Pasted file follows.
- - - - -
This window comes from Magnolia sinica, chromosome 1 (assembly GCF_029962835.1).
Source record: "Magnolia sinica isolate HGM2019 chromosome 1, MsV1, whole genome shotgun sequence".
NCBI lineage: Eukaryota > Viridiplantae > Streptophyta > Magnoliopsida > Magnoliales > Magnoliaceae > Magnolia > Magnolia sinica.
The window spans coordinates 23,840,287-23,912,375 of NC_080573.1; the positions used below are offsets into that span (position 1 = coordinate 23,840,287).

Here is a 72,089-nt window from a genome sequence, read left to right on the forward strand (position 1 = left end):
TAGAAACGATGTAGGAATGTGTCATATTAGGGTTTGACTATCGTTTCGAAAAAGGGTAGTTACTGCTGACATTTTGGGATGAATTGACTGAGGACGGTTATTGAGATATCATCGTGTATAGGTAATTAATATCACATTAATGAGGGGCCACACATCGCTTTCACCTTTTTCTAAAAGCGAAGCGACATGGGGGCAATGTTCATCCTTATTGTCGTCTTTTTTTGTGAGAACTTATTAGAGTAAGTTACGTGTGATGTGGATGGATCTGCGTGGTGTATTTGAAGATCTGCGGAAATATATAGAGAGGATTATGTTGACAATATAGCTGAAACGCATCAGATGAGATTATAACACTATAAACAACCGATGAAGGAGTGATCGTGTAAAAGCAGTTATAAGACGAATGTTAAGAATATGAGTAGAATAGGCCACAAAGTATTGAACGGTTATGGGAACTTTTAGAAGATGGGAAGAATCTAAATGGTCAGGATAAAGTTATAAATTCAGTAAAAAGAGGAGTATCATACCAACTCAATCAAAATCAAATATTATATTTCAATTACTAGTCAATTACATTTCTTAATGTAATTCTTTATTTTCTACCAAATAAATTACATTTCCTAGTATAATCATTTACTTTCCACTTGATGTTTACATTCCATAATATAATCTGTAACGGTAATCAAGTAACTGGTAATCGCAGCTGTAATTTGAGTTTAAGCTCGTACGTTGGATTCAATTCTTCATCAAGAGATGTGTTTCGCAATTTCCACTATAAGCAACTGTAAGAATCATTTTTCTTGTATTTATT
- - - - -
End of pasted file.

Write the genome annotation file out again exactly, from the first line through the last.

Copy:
This window comes from Magnolia sinica, chromosome 1 (assembly GCF_029962835.1).
Source record: "Magnolia sinica isolate HGM2019 chromosome 1, MsV1, whole genome shotgun sequence".
NCBI lineage: Eukaryota > Viridiplantae > Streptophyta > Magnoliopsida > Magnoliales > Magnoliaceae > Magnolia > Magnolia sinica.
The window spans coordinates 23,840,287-23,912,375 of NC_080573.1; the positions used below are offsets into that span (position 1 = coordinate 23,840,287).

Here is a 72,089-nt window from a genome sequence, read left to right on the forward strand (position 1 = left end):
TAGAAACGATGTAGGAATGTGTCATATTAGGGTTTGACTATCGTTTCGAAAAAGGGTAGTTACTGCTGACATTTTGGGATGAATTGACTGAGGACGGTTATTGAGATATCATCGTGTATAGGTAATTAATATCACATTAATGAGGGGCCACACATCGCTTTCACCTTTTTCTAAAAGCGAAGCGACATGGGGGCAATGTTCATCCTTATTGTCGTCTTTTTTTGTGAGAACTTATTAGAGTAAGTTACGTGTGATGTGGATGGATCTGCGTGGTGTATTTGAAGATCTGCGGAAATATATAGAGAGGATTATGTTGACAATATAGCTGAAACGCATCAGATGAGATTATAACACTATAAACAACCGATGAAGGAGTGATCGTGTAAAAGCAGTTATAAGACGAATGTTAAGAATATGAGTAGAATAGGCCACAAAGTATTGAACGGTTATGGGAACTTTTAGAAGATGGGAAGAATCTAAATGGTCAGGATAAAGTTATAAATTCAGTAAAAAGAGGAGTATCATACCAACTCAATCAAAATCAAATATTATATTTCAATTACTAGTCAATTACATTTCTTAATGTAATTCTTTATTTTCTACCAAATAAATTACATTTCCTAGTATAATCATTTACTTTCCACTTGATGTTTACATTCCATAATATAATCTGTAACGGTAATCAAGTAACTGGTAATCGCAGCTGTAATTTGAGTTTAAGCTCGTACGTTGGATTCAATTCTTCATCAAGAGATGTGTTTCGCAATTTCCACTATAAGCAACTGTAAGAATCATTTTTCTTGTATTTATT